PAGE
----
Africa SWC places not at risk
Johannesburg - FIFA secretary general Jerome Valcke insists there are no plans to reduce Africa's allocation of places at future World Cup finals despite a poor showing from the continent's teams in South Africa.
Five of the six African nations are already out, with Ghana flying the flag for the continent against the United States in the last 16.
However, Valcke was adamant they would not lose places at future tournaments as a result and said: "There is no discussion about slots for the future, we have 32 teams and we will have a meeting of the organising committee of the 2014 World Cup when we will discuss the rules and regulations, but there is no discussion at all about the number of slots per confederation. Anyone who is saying that is wrong.
"We need to continue supporting African football. There isn't any discussion or reaction of that sort to say we won't have the same number of (African) teams next time around."
One area where FIFA is planning further discussion and experimentation is with additional assistant referees, with a view to possibly introducing this for the 2014 World Cup.
UEFA trialled the use of assistant referees behind the goals during the 2009-10 Europa League.
Valcke said: "We can talk about refereeing decisions which, when you looked at them after the game, you could say were perhaps not good decisions. We didn't say you could have a zero fault system in the World Cup.
"Additional assistants could happen in 2014 to make sure these kind of things are not happening in refereeing.
"It doesn't mean the use of video, that is definitely not on the table today, but one thing we are discussing is two additional assistants to support referees to make decision-making easier and to have more eyes helping him to make such decisions.
"We knew this is where criticism would come."
Valcke felt the group phase of the tournament had proved that the other continents were catching up with Europe.
He claimed that Europe's relatively weaker performance in the group phase could have something to do with the arduous European club season and he revealed that discussions would be held with the 32 World Cup coaches after the tournament regarding any ways that could be found to increase preparation time for teams in future.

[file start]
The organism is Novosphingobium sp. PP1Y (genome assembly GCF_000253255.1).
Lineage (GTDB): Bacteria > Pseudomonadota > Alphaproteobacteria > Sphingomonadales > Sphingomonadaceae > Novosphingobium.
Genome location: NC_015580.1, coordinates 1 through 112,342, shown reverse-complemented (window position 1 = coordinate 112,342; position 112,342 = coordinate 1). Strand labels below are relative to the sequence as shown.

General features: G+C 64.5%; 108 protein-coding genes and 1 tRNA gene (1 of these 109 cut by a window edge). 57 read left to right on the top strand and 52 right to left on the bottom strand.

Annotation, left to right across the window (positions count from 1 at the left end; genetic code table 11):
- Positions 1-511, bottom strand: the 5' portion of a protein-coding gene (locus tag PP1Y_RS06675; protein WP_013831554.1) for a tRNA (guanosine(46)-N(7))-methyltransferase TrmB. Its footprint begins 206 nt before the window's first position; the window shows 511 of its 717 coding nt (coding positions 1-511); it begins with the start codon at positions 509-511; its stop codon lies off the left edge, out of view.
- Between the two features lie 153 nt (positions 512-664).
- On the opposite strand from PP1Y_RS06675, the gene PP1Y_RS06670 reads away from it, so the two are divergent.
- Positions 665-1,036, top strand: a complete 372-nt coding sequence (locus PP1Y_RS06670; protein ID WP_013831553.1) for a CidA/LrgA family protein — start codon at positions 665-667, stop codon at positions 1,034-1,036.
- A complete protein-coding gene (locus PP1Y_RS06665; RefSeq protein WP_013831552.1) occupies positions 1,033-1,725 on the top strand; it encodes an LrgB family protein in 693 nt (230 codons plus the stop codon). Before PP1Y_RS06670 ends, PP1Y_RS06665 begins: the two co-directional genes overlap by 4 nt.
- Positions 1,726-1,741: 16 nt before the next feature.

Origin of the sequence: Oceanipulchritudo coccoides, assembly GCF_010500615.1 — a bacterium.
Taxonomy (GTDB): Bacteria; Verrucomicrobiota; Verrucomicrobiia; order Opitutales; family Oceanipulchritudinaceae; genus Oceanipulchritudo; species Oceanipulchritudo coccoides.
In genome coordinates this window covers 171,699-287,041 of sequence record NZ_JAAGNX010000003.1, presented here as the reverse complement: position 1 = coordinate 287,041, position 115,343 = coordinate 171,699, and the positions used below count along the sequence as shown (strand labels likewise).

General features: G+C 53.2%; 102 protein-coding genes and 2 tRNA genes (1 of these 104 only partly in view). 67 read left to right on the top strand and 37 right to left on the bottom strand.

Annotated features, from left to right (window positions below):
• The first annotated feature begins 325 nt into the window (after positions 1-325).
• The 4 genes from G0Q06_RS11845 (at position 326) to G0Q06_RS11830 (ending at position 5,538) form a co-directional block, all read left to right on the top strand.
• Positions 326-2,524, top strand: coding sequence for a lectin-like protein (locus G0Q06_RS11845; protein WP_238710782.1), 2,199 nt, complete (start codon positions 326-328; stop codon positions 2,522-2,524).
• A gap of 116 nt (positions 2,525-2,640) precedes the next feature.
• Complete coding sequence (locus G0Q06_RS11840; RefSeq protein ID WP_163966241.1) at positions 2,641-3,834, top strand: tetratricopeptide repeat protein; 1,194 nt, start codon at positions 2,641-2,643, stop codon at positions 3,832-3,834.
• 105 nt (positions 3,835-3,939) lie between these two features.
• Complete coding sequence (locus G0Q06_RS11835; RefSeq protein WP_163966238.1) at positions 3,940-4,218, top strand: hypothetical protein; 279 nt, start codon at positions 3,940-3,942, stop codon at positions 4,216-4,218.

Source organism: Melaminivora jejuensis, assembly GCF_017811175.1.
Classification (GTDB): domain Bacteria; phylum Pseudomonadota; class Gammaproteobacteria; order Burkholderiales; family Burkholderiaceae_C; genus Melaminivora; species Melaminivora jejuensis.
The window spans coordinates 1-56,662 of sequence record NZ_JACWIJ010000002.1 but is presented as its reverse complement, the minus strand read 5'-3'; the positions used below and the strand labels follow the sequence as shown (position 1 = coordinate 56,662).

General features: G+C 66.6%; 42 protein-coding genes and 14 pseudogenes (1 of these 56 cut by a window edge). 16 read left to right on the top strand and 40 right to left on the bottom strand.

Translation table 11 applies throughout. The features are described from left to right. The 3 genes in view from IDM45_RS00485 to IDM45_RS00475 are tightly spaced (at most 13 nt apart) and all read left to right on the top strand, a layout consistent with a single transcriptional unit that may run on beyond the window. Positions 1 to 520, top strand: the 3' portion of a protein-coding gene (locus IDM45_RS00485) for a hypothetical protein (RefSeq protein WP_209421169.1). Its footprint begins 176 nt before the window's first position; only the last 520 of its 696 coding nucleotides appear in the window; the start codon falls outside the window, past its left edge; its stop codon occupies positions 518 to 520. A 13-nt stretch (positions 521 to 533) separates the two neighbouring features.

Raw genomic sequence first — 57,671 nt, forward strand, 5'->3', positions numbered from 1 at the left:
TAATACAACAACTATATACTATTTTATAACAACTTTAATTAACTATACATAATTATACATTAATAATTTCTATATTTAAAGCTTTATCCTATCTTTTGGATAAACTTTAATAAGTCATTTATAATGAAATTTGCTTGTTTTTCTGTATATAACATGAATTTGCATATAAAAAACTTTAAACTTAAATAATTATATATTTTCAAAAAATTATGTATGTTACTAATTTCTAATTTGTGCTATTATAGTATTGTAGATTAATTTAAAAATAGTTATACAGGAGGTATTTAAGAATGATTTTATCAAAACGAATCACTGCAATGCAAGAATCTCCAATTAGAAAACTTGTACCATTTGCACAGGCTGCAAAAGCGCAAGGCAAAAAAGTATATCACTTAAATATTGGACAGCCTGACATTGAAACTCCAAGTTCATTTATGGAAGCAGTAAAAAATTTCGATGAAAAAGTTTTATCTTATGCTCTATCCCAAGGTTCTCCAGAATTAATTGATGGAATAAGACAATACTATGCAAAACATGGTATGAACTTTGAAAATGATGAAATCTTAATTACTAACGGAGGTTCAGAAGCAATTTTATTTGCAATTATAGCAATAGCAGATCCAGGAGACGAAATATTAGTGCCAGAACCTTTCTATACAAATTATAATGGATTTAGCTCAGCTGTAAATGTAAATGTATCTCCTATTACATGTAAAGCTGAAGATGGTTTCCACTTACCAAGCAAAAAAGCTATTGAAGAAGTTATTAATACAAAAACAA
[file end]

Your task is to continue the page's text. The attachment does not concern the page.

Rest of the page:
"This World Cup has shown that Asia is stronger, South America is very very strong, we have the USA playing very well and it shows that Europe is not as strong as they were in the past," he said.
"Some teams have not moved and not changed since 2006 and it shows also that these players have played a lot of games but most of the Brazil and Argentina players play in Europe."
At the halfway point of this tournament Jordaan and Valcke were generally happy with how it had gone from an organisational standpoint.
Valcke admitted there had been transport issues surrounding the opening match at Soccer City on June 11 but the FIFA man was pleased with how everything had been on track since that point.
"On organisational levels, if on July 11 (the day of the final) we are at the same level as we are today then it's a perfect World Cup, we are beyond all expectations," he said.
FIFA were constantly asked before the tournament whether they had a plan B in place should South Africa fail to be ready in time, but Valcke said: "We will be able to say after the World Cup that South Africa will be the plan B for any future organisers of the World Cup."
Valcke also revealed there would be discussions with the 32 teams and Adidas regarding the Jabulani ball, which has been criticised in some quarters.
He said: "Our relationship with Adidas is very constructive and there is nothing more important in a World Cup than the ball, if there are problems with the ball we will discuss it with them."